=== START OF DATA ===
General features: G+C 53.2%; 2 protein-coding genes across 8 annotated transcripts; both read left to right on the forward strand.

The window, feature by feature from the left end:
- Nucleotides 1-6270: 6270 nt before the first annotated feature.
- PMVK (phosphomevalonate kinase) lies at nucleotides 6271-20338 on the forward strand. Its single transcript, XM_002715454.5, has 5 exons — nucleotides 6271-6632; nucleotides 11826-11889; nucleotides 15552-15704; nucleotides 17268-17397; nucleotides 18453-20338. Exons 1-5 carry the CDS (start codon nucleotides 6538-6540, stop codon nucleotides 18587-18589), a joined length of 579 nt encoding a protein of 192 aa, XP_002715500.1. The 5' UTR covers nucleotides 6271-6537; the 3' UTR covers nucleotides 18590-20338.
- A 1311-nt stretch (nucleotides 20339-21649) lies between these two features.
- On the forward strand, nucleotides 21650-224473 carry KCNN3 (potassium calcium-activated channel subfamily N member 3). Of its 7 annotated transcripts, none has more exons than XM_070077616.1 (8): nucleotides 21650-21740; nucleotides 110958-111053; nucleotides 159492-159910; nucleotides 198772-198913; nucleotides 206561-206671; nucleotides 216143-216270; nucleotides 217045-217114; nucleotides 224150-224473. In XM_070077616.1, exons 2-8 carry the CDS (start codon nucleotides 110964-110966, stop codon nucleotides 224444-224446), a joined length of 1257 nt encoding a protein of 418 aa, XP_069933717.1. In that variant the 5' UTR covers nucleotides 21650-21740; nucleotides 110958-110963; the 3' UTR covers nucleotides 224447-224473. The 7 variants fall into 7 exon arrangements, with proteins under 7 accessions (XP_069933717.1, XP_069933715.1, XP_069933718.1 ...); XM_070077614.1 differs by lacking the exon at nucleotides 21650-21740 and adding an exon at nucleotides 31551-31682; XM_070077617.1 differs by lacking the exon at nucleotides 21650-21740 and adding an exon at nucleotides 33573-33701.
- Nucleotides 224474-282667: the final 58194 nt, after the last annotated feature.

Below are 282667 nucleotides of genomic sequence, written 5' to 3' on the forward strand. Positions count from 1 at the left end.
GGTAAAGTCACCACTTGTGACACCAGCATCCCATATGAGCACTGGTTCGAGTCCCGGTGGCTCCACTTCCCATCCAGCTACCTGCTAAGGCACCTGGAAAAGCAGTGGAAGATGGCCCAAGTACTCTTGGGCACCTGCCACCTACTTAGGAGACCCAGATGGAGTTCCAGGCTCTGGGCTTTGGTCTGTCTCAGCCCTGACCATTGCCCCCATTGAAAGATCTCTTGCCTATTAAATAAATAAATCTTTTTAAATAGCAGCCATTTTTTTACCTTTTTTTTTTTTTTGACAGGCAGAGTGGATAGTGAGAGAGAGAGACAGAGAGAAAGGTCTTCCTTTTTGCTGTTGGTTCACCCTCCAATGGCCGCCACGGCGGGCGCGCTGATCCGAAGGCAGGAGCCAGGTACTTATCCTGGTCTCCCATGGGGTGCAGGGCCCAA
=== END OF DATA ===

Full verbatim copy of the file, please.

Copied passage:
General features: G+C 53.2%; 2 protein-coding genes across 8 annotated transcripts; both read left to right on the forward strand.

The window, feature by feature from the left end:
- Nucleotides 1-6270: 6270 nt before the first annotated feature.
- PMVK (phosphomevalonate kinase) lies at nucleotides 6271-20338 on the forward strand. Its single transcript, XM_002715454.5, has 5 exons — nucleotides 6271-6632; nucleotides 11826-11889; nucleotides 15552-15704; nucleotides 17268-17397; nucleotides 18453-20338. Exons 1-5 carry the CDS (start codon nucleotides 6538-6540, stop codon nucleotides 18587-18589), a joined length of 579 nt encoding a protein of 192 aa, XP_002715500.1. The 5' UTR covers nucleotides 6271-6537; the 3' UTR covers nucleotides 18590-20338.
- A 1311-nt stretch (nucleotides 20339-21649) lies between these two features.
- On the forward strand, nucleotides 21650-224473 carry KCNN3 (potassium calcium-activated channel subfamily N member 3). Of its 7 annotated transcripts, none has more exons than XM_070077616.1 (8): nucleotides 21650-21740; nucleotides 110958-111053; nucleotides 159492-159910; nucleotides 198772-198913; nucleotides 206561-206671; nucleotides 216143-216270; nucleotides 217045-217114; nucleotides 224150-224473. In XM_070077616.1, exons 2-8 carry the CDS (start codon nucleotides 110964-110966, stop codon nucleotides 224444-224446), a joined length of 1257 nt encoding a protein of 418 aa, XP_069933717.1. In that variant the 5' UTR covers nucleotides 21650-21740; nucleotides 110958-110963; the 3' UTR covers nucleotides 224447-224473. The 7 variants fall into 7 exon arrangements, with proteins under 7 accessions (XP_069933717.1, XP_069933715.1, XP_069933718.1 ...); XM_070077614.1 differs by lacking the exon at nucleotides 21650-21740 and adding an exon at nucleotides 31551-31682; XM_070077617.1 differs by lacking the exon at nucleotides 21650-21740 and adding an exon at nucleotides 33573-33701.
- Nucleotides 224474-282667: the final 58194 nt, after the last annotated feature.

Below are 282667 nucleotides of genomic sequence, written 5' to 3' on the forward strand. Positions count from 1 at the left end.
GGTAAAGTCACCACTTGTGACACCAGCATCCCATATGAGCACTGGTTCGAGTCCCGGTGGCTCCACTTCCCATCCAGCTACCTGCTAAGGCACCTGGAAAAGCAGTGGAAGATGGCCCAAGTACTCTTGGGCACCTGCCACCTACTTAGGAGACCCAGATGGAGTTCCAGGCTCTGGGCTTTGGTCTGTCTCAGCCCTGACCATTGCCCCCATTGAAAGATCTCTTGCCTATTAAATAAATAAATCTTTTTAAATAGCAGCCATTTTTTTACCTTTTTTTTTTTTTTGACAGGCAGAGTGGATAGTGAGAGAGAGAGACAGAGAGAAAGGTCTTCCTTTTTGCTGTTGGTTCACCCTCCAATGGCCGCCACGGCGGGCGCGCTGATCCGAAGGCAGGAGCCAGGTACTTATCCTGGTCTCCCATGGGGTGCAGGGCCCAA